By Brad Farmer
GOLD COAST — Australia's favorite holiday beach, Surfers Paradise, could soon be named "Sewers Paradise" if protests against a $23 million ocean outfall pipeline are ignored.
Queensland environment minister Pat "Rubber Stamp" Comben and Gold Coast city Mayor Lex Bell were targets for the anger of about 6000 protesters on September 7 for their decision to allow the pumping of 60 million litres of sewage a day off the Southport seaway.
Trying to defend the $23 million pipeline, the politicians were booed and hissed by grannies and greenies, tourists and trawlermen, radicals and ratepayers who made up the largest protest rally in Gold Coast history.
Hero of the day, "ironman" superstar Trevor Hendy, was cheered as he compared the council's plans to the "stinky, foul and unhealthy" beach at Bondi and challenged protesters to maintain the rage to stop a carbon copy on the pristine beaches of the Gold Coast.
"Thousands of Australians holiday, or move to the Coast from Sydney and Melbourne to escape their polluted shores", Hendy said. "We have to stop it — it's as simple as that."
The lifeblood of the tourist capital's $5 billion investments lies in its glossy images of clean, golden beaches and suntanned surfers.
As the Great Sewage Debate hits the fan for the politicians, many locals fear it will be "sewer-cide" not seaside for the Gold Coast if decisive action is not taken shortly.
The controversy began in July after a Hinch program fuelled the sewerage row. The program claimed that murky water being spewed into the seaway was sewage. The Gold Coast city council responded by launching an expensive advertising campaign with a personal attack on Derryn Hinch, dismissing his claims as nothing more than a hunch.
But the "Wrong Derryn, Wrong" campaign, which cost ratepayers about $10,000, failed to cut the crap. The city council even took Hinch to the Broadcasting Tribunal to no avail.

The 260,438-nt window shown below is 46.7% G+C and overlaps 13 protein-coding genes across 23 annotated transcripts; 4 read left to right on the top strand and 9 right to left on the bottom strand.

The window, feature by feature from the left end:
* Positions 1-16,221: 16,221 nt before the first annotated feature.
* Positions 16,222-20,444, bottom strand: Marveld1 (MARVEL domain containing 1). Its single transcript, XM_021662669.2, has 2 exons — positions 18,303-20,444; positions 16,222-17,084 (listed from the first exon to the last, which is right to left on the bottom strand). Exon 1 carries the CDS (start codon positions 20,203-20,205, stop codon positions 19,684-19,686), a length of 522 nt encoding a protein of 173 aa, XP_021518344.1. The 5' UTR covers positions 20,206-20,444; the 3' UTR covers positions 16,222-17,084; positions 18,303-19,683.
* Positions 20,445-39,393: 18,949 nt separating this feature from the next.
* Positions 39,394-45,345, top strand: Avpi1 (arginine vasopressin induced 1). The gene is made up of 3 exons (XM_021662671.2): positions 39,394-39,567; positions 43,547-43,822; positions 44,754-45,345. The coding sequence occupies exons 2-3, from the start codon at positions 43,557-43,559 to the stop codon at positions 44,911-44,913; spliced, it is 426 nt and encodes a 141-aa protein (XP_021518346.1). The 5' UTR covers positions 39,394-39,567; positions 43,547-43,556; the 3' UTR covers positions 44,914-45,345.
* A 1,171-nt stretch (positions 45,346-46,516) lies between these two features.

The question "to sea or not to sea" gathered momentum, outraging the normally environmentally complacent Gold Coasters to stand their ground for the beaches they, and so many Australians, love.
A city-wide referendum held three years ago made it clear the overwhelming majority (68%) of residents opposed dumping sewage into the ocean. The result of the expensive referendum has been ignored by the state government and the council.
Only a month ago, a Sea-FM radio phone poll recorded 95% a no vote to the ocean pipeline. Even so, construction of the pipeline is forging ahead.
The "flushers and forgetters" who are unperturbed by the mass public outcry have also come under scientific criticism. Leading Brisbane scientist Greg Miller says "there is no question the discharge of effluent from the seaway threatens public health". Like many people, scientists believe land disposal is the sensible alternative.
But the councils' cost projection for land disposal have skyrocketed from $200 per ratepayer to $1000. The latter figure was released after the protest rally.
While local land for some 70 new golf courses has recently been given the nod, the council maintains there just isn't a suitable parcel of land behind the Gold Coast for land disposal of effluent.
The Groups Against Sewerage Pollution (GASP), People Opposed to Ocean Outfall (POOO) and Concerned Residents Against Pollution (CRAP) have raised effluent recycling as an alternative to both ocean dumping and land disposal.
Supporting this proposal, Michael Fraser, chair of the Beaudesert Shire council (just west of the Gold Coast), said that treated effluent "could be a valuable resource to farmers as irrigation on agricultural or pastoral land, if the councils can work together on this".